Royal Frosting

Day 2 of the Holiday Sugar Cookie Series

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Believe it or not, royal frosting is the same frosting thats used to glue gingerbread houses together and decorate flood frosting cookies. For those of you unfamiliar with what flood frosting cookies are, flood frosting is the technique used to create smooth and matte finishes like the Starbucks holiday cookies.

For those of you who’ve decorated royal frosting, you also know that its a stiff mess, that dries in about 30 seconds. The trick is to work backwards from frosting to icing. This approach is great because you can make a stiff frosting thats excellent for gingerbread houses but can also be thinned to flood sugar cookies.

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There are countless royal frosting recipes that could work. I chose to work with meringue powder instead of real egg whites because I expected my cookies to sit in room temperature for a few days and I wanted to be sure no one got sick.

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Since you will be working with egg whites (in a powdered, meringue form),  make sure that all of your equipment is clean and oil free or frosting might not come together otherwise. Keep this in mind when you choose a flavoring or extract to work with because you’ll be adding it to your frosting.  I worked with Wilton’s clear vanilla flavoring to prevent any discoloration.

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After all the ingredients are gathered, all you need to do is combine the dry ingredients in the bowl of your stand mixer, combine the wet ingredients in a separate cup, and then join the two together. At this point the frosting is thin, very thing. A few minutes on medium high, the frosting becomes stiff, fluffy and ready to be used on whatever you may desire. This year I decorated some gingerbread houses with my friends Megan and Katie!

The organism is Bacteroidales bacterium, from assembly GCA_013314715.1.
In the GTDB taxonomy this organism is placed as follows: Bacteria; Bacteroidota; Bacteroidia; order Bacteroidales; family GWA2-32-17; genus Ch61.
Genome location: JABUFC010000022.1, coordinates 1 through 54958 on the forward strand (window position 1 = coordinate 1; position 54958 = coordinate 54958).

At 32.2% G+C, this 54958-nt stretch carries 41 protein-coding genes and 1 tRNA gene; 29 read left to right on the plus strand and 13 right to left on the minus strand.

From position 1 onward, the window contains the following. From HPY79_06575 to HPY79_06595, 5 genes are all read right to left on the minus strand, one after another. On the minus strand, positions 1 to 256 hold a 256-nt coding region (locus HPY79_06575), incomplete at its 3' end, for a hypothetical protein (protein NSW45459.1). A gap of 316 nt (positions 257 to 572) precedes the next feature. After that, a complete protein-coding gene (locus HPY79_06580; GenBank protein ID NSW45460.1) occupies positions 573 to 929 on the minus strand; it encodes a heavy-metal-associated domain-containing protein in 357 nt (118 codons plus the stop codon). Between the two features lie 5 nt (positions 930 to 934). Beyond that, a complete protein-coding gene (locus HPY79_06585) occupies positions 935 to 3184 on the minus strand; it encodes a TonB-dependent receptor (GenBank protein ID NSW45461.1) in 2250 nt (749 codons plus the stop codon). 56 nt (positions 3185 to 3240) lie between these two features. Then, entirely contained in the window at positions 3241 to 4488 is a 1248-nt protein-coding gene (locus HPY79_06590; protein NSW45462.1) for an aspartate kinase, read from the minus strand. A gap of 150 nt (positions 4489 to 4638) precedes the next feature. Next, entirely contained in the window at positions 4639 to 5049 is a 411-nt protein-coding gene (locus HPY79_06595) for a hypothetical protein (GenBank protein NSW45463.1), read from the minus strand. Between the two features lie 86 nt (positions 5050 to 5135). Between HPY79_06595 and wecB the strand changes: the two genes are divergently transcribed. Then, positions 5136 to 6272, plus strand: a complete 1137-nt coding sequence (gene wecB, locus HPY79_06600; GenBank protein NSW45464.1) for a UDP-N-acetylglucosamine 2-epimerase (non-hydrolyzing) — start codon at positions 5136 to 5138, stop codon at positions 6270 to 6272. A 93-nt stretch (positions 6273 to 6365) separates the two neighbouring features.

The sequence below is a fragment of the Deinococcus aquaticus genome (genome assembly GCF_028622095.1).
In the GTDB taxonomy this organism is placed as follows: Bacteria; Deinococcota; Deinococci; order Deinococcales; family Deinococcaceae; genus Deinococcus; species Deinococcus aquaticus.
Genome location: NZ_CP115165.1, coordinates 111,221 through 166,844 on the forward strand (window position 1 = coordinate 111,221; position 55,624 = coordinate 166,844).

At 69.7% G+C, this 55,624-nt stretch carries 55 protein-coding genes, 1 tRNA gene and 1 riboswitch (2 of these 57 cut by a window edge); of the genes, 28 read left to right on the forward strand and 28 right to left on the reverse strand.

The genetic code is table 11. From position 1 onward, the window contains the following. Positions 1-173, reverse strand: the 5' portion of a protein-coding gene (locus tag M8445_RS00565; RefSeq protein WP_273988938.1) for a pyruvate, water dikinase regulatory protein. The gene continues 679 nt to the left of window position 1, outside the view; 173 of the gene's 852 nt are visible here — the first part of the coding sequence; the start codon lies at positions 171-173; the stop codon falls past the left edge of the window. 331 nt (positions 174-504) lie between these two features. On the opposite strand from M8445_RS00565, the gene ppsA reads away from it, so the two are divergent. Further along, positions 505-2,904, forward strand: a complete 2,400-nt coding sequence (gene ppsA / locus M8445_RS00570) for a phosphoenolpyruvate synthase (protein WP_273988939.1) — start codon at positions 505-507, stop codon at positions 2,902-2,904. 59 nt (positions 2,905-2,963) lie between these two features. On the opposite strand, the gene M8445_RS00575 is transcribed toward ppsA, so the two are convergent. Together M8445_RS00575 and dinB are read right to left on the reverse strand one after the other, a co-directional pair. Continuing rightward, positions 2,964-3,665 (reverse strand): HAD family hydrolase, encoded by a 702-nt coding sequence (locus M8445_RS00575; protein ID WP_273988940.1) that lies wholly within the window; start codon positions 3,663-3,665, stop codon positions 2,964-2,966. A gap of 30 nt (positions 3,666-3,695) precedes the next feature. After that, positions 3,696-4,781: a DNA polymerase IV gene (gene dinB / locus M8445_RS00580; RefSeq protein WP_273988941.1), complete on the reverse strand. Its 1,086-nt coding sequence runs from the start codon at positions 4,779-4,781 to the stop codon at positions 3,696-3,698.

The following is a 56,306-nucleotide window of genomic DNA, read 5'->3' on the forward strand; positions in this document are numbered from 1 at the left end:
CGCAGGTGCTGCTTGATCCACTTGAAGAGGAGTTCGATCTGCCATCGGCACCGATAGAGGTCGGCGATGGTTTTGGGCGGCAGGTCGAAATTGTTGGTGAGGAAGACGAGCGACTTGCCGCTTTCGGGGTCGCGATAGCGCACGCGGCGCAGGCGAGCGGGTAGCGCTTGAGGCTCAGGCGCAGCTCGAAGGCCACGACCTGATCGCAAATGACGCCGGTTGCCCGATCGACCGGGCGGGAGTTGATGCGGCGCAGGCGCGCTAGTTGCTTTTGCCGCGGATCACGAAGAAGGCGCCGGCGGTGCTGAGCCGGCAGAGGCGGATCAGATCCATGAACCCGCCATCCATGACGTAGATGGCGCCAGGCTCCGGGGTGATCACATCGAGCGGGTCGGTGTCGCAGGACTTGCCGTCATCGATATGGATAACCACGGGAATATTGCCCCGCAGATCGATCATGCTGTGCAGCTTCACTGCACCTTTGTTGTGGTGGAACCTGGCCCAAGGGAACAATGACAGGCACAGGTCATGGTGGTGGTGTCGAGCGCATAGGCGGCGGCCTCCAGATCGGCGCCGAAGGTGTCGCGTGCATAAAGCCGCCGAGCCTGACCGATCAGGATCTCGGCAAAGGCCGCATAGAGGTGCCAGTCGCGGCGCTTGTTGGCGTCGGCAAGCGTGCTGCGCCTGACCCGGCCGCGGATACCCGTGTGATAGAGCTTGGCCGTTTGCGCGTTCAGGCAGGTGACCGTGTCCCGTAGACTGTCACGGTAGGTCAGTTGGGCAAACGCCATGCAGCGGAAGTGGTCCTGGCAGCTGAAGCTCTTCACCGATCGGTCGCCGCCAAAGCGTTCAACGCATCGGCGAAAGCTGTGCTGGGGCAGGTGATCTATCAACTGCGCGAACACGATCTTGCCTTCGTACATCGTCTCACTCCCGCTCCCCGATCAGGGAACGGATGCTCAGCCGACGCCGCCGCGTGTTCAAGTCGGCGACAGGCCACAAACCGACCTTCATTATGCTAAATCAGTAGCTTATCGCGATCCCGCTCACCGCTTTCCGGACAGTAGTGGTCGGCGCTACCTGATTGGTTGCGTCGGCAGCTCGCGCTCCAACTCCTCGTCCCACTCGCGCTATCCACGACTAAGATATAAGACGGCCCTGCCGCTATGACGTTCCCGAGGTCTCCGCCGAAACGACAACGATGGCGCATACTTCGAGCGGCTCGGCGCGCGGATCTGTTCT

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I’ll be sharing techniques on thinning the frosting out tomorrow. If you end up making this frosting today, the frosting lasts up to a month after its made.  Just store it in your fridge with a wet towel over the bowl to prevent it from drying and a quick whisk with the whisk attachment will freshen it right up.

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Frosting tip: A good thing to keep by hand when working with royal frosting is a water spray bottle. I like to gently mist the surface of the frosting to prevent it from drying out, especially when I plan on thinning it out later anyways.

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Royal Frosting

Originally From: Sweet Adventures of Sugarbelle

Ingredients

  • 2 pounds of confectioner’s sugar
  • 1/3 cup meringue powder
  • 3/4 cup warm water
  • 1 Tbsp oil-free extract or flavoring

Directions

  1. In the bowl of your stand mixer, combine the confectioner’s sugar, meringue powder by hand using the whisk attachment.
  2. Combine the flavoring with the warm water and add slowly to the dry ingredients while mixing very slowly (stir or 2).